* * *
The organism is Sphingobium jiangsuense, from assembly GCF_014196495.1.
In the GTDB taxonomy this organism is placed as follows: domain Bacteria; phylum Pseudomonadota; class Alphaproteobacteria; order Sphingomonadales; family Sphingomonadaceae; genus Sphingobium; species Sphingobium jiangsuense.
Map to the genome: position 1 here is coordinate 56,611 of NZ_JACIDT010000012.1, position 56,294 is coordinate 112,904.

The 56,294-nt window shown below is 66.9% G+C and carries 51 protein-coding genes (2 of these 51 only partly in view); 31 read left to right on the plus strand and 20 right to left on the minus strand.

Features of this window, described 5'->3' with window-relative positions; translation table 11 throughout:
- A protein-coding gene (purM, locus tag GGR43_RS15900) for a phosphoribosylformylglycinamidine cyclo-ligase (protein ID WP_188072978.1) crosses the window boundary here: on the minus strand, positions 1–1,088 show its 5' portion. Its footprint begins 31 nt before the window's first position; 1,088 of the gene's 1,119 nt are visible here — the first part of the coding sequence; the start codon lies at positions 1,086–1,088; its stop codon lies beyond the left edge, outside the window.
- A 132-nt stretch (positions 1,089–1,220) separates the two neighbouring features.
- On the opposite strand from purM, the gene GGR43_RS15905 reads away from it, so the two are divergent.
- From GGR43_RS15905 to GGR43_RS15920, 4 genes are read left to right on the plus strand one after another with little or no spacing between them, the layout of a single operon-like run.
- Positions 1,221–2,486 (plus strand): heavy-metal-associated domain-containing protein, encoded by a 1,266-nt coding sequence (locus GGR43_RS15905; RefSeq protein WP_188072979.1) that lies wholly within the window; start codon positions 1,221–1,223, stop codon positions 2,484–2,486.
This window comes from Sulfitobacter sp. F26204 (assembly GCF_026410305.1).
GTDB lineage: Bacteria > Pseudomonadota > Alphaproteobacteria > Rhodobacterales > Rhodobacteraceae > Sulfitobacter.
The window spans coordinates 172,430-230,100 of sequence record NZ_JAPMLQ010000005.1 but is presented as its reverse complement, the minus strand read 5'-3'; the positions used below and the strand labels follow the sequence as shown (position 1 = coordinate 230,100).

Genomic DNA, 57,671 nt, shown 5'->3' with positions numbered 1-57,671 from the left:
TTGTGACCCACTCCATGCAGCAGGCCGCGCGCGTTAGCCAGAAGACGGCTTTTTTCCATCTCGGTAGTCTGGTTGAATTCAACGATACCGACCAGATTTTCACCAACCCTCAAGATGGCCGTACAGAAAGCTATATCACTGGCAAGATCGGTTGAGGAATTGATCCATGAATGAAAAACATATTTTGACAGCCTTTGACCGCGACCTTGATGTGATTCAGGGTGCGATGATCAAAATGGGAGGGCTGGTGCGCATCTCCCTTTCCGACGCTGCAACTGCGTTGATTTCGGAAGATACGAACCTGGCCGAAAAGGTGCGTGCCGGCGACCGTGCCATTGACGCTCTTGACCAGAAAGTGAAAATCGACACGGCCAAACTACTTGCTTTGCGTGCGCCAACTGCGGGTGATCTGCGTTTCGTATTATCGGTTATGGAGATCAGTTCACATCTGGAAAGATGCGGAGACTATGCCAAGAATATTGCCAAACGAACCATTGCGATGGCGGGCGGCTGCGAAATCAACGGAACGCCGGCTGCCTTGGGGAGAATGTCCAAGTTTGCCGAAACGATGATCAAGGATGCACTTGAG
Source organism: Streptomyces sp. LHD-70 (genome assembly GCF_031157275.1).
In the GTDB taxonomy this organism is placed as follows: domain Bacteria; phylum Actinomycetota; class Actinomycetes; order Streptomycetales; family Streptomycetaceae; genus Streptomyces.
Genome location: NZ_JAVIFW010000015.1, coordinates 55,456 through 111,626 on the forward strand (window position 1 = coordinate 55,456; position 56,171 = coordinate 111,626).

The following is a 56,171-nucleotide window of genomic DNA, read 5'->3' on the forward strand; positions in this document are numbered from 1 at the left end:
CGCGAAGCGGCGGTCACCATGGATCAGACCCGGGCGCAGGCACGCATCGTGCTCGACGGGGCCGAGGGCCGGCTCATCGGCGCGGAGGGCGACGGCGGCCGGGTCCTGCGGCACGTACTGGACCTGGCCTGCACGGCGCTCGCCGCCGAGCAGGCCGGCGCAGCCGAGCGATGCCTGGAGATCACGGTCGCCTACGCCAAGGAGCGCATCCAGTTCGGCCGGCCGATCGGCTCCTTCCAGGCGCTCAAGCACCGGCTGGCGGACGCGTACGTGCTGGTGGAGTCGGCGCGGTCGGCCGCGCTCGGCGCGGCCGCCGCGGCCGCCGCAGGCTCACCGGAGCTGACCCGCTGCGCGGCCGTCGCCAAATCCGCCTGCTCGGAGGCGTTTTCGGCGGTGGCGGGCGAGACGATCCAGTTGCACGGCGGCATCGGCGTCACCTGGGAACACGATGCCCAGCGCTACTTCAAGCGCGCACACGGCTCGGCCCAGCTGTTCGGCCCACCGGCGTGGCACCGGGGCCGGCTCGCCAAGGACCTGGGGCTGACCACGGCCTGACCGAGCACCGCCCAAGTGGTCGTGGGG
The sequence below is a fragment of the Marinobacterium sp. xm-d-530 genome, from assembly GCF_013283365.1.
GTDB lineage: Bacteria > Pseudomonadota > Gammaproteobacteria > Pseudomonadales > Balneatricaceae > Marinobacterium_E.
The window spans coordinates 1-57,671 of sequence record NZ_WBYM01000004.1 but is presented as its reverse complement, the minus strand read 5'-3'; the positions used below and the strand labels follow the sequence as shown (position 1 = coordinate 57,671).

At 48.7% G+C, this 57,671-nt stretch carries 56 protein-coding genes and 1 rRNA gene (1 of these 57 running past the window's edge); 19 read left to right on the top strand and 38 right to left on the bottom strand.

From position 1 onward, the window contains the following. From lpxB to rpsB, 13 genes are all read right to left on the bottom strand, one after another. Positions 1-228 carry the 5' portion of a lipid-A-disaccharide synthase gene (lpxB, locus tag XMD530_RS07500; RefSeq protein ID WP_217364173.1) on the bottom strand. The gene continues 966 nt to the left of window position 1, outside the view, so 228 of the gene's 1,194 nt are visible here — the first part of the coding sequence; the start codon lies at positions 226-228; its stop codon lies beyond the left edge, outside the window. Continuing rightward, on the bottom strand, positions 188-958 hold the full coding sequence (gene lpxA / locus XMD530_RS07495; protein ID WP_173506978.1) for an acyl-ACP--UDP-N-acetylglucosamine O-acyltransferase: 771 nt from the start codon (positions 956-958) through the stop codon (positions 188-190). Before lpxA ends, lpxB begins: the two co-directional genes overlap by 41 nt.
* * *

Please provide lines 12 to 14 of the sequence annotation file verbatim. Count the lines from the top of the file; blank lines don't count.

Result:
GTDB lineage: Bacteria > Pseudomonadota > Alphaproteobacteria > Rhodobacterales > Rhodobacteraceae > Sulfitobacter.
The window spans coordinates 172,430-230,100 of sequence record NZ_JAPMLQ010000005.1 but is presented as its reverse complement, the minus strand read 5'-3'; the positions used below and the strand labels follow the sequence as shown (position 1 = coordinate 230,100).

Genomic DNA, 57,671 nt, shown 5'->3' with positions numbered 1-57,671 from the left: